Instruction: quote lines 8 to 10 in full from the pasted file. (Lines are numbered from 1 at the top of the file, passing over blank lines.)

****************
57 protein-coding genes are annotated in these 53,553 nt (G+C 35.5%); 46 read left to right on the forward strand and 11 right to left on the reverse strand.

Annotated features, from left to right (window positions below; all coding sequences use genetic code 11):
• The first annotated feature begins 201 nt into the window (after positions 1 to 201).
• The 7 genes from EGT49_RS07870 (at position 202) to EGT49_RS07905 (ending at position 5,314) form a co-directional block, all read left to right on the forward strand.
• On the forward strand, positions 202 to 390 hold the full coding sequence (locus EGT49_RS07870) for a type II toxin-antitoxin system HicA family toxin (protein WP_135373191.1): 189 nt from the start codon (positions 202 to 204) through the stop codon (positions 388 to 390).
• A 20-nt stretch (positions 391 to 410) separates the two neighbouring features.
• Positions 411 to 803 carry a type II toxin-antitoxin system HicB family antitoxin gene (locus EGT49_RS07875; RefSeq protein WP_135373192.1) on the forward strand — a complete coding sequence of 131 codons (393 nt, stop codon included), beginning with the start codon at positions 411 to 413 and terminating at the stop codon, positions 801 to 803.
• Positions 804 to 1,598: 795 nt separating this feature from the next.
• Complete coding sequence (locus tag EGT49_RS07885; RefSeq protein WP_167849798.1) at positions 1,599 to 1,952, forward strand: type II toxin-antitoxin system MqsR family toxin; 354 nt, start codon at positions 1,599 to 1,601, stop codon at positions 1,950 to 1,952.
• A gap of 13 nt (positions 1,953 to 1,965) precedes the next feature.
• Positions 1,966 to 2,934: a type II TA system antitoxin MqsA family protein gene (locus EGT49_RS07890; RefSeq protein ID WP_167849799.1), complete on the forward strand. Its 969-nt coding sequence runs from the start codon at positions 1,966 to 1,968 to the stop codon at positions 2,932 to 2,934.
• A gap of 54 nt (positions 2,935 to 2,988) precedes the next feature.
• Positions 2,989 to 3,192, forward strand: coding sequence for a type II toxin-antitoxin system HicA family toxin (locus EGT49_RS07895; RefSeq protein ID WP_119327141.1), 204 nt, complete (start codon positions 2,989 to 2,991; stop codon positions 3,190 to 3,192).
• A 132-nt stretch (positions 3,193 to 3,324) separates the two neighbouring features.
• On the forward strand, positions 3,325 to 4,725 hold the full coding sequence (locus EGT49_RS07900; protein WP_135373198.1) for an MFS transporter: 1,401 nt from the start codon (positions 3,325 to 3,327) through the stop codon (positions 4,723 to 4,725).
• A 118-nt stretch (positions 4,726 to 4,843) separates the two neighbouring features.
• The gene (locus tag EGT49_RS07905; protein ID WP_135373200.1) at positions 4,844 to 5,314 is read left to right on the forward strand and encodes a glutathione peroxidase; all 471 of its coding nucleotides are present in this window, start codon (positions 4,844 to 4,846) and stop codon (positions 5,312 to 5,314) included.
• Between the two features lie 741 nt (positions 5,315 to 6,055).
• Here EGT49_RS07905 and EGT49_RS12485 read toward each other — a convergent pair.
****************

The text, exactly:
• Positions 804 to 1,598: 795 nt separating this feature from the next.
• Complete coding sequence (locus tag EGT49_RS07885; RefSeq protein WP_167849798.1) at positions 1,599 to 1,952, forward strand: type II toxin-antitoxin system MqsR family toxin; 354 nt, start codon at positions 1,599 to 1,601, stop codon at positions 1,950 to 1,952.
• A gap of 13 nt (positions 1,953 to 1,965) precedes the next feature.